There was also something about similar non linear wave behavior being observed in fibre optics not too long ago.
Results 21 to 28 of 28
07-11-11, 20:47 #21Guest
Location : London
- Join Date
- Jan 2004
07-11-11, 23:05 #22
I have a curiosity about rogue waves so I did a little research. I have seen large swells that seem random and infrequent and it's a real problem if you're running in a following sea and you don't see them coming. I can't imagine these walls of water some as high as 28 metres (90 feet). It seems freakish and almost mythical, but they happen. Here's an article by Dee White on the subject. Very interesting stuff:
07-11-11, 23:45 #23
I was on a Semi Sub in the North Sea which was heaving 54ft/16.5m. A few years below the accomodation windows on the rig were blown in by a wave and they were 80ft above sea level. Heres a link to the 100fter that hit the Armada platform a few years ago
NiallTheres nowt like the wind, waves and voices yelling how do you flush the bloody TOILET
08-11-11, 16:21 #24Registered User
Location : Emsworth Hants
- Join Date
- Jul 2006
>Therefore, a forecast of 10-foot seas in open waters means a mariner should expect to encounter a wave spectrum with many waves between 6 and 10 feet along with a small percentage of waves up to 16 feet and possibly even as large as 20 feet.
NOAA's explanation of their wave forecasts. Not exactly rogue waves but we've often had those wave heights. The biggest one is usually around every seven waves.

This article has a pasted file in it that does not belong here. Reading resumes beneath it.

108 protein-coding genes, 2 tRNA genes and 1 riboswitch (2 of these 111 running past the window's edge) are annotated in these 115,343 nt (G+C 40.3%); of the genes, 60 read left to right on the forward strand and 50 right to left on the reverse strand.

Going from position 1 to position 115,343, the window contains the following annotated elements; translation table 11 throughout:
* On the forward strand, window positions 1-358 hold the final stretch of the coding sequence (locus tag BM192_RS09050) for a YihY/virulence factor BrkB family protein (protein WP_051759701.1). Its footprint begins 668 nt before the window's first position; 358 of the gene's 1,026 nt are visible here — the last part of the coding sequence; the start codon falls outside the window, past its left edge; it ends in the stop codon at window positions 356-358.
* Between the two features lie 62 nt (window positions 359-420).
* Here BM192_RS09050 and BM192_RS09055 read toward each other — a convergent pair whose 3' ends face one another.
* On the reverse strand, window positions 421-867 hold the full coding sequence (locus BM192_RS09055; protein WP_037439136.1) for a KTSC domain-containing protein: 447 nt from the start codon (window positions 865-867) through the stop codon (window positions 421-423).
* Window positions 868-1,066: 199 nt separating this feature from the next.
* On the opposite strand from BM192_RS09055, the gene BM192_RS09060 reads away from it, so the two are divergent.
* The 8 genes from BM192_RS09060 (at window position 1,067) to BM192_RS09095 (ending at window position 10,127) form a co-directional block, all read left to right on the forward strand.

09-11-11, 15:29 #25Registered User
Location : UK when not sailing
- Join Date
- Oct 2002
Not sure if I am really taking this debate further.
It has long been known that waves always come with a range of frequencies and that larger than normal waves occur when two or more wave trains come into phase. The “every 7th wave” being a big one has some statistical support. Just occasionally, waves twice the average will occur purely by chance. I do not know how large a wave can be caused by this effect alone.
Such effects are compounded by wind, really it is swell, against current. The Agulhas current effect becomes really dangerous when a deep low gives a long spell of strong winds opposing the current. Ship captains tell me that ships heading into the big swells go over the crest of a wave and down the other side so fast that they simply carry on diving down into the next wave, especially when it is steep and following closely after its predecessor. Momentum takes over. Whether these are the “holes” that have been mentioned, I do not know.
There are, of course, other reasons for freak waves such as a minor earth tremor leading to a Tsunami type effect. A shock wave type effect can occur when a swell goes through a narrow strait. This is one of the possible causes of seiches around the Balearics. Bottom topgraphy is also, clearly, another factor.
It is probably misleading to look for single answers for freak waves and may be equally so when trying to determine a single reason for one particular wave.
09-11-11, 15:35 #26
[QUOTE=binch;3206357]One of our most scientific instruments were milk bottles half full of liquid jelly. Lowered under a buoy, we could detect something or other from the way the jelly set. (We had oceanographers on board, very earnest young men with beards.)/QUOTE]
10-11-11, 08:43 #27
10-11-11, 08:47 #28